“We have seen already and expect to see more high-frequency rainfall events,” he said. “So, when it comes to urban flooding and stormwater design, what we have now might not be adequate.”

CONDITIONS DETERIORATE

Whitney remembers when his mother bought the home in the early 1990s.

“I swear it had the driest, nicest basement then,” he said.

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Whitney was a contractor for decades, mostly in New York, and has an environmental engineering background. He has some knowledge of stormwater and soils.

So, when he noticed the house start to sink, he started to document things.

He and his sister also began spending money to fix the problem, first while their mother was alive and even more since she died.

First, a sump pump to remove water that would threaten to enter the basement anytime the brook underneath the house started to rise, which seemed more frequent.

Then the house was lifted off the foundation and leveled.

The efforts stopped water from coming into the basement but didn’t solve the larger problem.

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Water was still running and dislodging sediment with it.

At that point, Whitney started reaching out to city and state officials – anyone who might listen.

“I can’t be the only person this is happening to, and I feel like we’d be better off being proactive,” he explained.

Eventually, Boornazian and other staff members with the city started researching the property. When the house was built in the 1950s, the stream underneath was diverted during construction, likely by fill that was brought in before the foundation was dug.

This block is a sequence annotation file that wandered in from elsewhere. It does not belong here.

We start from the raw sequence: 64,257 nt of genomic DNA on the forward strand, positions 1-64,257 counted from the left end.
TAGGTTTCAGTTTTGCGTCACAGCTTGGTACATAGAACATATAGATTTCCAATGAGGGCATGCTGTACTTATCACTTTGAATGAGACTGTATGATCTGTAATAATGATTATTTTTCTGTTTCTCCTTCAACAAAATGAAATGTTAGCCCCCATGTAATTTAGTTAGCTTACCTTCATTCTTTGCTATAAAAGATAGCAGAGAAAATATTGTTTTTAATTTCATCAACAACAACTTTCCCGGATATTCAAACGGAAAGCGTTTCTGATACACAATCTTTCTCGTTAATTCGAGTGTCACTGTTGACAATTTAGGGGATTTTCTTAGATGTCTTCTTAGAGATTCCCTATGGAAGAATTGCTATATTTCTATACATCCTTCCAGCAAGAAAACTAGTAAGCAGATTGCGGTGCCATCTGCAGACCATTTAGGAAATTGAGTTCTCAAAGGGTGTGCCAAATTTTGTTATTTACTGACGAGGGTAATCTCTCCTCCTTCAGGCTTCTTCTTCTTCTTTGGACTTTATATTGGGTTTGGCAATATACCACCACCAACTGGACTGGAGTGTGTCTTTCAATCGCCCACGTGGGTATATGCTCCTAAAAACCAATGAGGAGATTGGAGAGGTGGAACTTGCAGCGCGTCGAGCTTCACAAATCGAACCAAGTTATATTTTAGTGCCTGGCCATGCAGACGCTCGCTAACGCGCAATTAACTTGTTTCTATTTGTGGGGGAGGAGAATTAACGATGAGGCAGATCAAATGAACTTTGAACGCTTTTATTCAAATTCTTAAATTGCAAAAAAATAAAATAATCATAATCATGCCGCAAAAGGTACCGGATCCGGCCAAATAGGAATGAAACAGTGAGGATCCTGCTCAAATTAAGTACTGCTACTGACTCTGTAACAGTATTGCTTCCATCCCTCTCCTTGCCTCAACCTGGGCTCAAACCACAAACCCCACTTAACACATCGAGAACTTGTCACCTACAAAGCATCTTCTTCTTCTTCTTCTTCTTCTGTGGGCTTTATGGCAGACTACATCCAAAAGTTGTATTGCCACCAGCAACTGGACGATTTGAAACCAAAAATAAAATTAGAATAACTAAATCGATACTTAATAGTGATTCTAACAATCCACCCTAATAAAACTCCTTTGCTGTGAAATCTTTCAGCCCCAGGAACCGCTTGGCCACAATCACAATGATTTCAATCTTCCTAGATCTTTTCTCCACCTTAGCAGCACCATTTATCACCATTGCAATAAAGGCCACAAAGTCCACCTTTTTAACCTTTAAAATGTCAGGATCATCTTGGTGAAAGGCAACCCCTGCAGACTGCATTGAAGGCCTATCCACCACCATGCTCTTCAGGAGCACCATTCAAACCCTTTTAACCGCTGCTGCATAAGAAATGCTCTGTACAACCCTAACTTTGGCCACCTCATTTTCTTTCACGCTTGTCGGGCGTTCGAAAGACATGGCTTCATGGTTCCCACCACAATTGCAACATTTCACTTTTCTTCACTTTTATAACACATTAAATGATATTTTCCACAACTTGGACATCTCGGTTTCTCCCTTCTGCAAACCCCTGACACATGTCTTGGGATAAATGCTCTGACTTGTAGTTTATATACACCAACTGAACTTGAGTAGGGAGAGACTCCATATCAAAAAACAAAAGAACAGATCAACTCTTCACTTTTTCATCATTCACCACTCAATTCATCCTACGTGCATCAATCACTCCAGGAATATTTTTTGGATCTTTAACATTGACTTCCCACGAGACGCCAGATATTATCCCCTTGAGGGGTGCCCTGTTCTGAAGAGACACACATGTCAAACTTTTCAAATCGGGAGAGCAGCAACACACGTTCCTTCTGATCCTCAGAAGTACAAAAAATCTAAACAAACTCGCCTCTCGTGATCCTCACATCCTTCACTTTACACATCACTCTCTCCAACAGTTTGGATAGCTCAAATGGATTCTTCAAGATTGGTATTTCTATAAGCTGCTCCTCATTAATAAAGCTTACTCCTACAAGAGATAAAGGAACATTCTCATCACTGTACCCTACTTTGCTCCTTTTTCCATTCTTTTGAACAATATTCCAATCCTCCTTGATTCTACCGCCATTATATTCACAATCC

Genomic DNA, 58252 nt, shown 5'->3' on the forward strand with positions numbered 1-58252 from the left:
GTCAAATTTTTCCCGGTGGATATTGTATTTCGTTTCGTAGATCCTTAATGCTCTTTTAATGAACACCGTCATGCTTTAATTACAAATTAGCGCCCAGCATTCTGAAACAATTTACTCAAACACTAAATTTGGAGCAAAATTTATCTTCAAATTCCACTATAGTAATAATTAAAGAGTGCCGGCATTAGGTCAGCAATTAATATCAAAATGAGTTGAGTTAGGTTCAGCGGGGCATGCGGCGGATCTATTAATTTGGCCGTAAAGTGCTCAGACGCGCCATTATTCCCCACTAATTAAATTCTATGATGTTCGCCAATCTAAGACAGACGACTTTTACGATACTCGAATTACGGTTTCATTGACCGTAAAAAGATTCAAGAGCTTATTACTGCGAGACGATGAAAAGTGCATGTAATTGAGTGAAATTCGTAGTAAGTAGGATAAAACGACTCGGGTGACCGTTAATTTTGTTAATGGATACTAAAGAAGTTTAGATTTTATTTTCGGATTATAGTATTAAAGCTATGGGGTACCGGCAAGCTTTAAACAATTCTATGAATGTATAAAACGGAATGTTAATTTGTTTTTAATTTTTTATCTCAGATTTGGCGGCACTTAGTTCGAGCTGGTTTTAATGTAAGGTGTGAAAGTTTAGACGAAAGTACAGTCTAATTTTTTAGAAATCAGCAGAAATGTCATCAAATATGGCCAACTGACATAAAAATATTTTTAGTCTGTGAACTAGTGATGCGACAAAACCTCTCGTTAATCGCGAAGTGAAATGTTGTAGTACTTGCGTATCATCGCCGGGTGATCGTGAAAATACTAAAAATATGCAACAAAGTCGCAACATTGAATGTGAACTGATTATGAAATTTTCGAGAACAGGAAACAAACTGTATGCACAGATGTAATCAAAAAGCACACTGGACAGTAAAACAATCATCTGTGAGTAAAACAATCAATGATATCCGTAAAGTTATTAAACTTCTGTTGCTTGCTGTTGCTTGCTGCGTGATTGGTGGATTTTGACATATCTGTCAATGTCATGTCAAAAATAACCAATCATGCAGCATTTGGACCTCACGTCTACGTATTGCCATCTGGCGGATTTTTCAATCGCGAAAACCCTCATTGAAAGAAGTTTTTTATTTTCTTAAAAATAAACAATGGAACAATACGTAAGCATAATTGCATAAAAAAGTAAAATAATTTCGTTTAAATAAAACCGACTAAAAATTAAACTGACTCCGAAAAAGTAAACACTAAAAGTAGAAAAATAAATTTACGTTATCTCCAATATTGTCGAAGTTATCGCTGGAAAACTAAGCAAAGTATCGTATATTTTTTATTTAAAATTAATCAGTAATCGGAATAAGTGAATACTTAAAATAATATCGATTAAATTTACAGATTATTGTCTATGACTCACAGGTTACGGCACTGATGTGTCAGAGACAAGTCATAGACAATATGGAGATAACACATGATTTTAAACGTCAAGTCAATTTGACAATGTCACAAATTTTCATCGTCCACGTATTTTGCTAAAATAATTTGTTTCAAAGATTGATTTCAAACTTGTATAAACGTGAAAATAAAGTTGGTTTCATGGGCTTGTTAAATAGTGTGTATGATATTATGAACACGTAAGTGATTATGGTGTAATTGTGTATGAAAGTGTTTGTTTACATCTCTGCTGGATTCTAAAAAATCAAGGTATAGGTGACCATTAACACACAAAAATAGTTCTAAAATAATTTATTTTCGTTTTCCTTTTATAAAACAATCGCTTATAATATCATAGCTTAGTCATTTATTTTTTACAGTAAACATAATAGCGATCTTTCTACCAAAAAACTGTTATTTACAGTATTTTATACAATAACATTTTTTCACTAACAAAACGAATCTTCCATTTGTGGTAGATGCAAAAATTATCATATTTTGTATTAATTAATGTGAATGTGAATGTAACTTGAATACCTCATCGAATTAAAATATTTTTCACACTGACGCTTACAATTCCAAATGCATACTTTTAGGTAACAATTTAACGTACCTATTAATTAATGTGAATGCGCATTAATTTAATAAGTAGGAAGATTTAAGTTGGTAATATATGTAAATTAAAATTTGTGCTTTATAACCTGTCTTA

“We can see that area where the stream used to be has lowered quite a bit,” he said. “One thing we’re trying to figure out first: If it’s sinking and soils are leaving, where are they going?

The likely answer is Capisic Pond. For years, the city has dealt with increased sediment in that body of water and has even dredged it.

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Whitney said if the water flowing underneath the house had somewhere else to go, that could alleviate the problem.

Boornazian said the city has been looking into the culverts and stormwater drains around the house to see if the city’s infrastructure has had a negative impact. So far, he said, that doesn’t appear to be the case.

Gordon, the state hydrogeologist, is familiar with the property and has done some research on the area.

“This particular case of settling does seem localized to his house,” he said. “There are a row of houses, but that house was right on top of the stream.”

That said, Gordon said he wouldn’t be surprised if more urban drainage issues emerge in the future.

“Each one is going to be unique. I don’t think the whole neighborhood will sink, but they may have other issues,” he said.

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A former city engineer suggested two years ago – shortly after the Federal Emergency Management Agency sent letters to neighborhood residents about the likelihood that the area would soon be a flood zone – that homeowners should consider putting their structures on stilts, just as Whitney has done.

That was in addition to purchasing flood insurance, a requirement for any federal-backed mortgage loans, at a cost of several thousand dollars a year for some.

Water seeps into a hole being dug around the foundation at Steve Whitney’s house on Brighton Avenue on Wednesday. Shawn Patrick Ouellette/Staff Photographer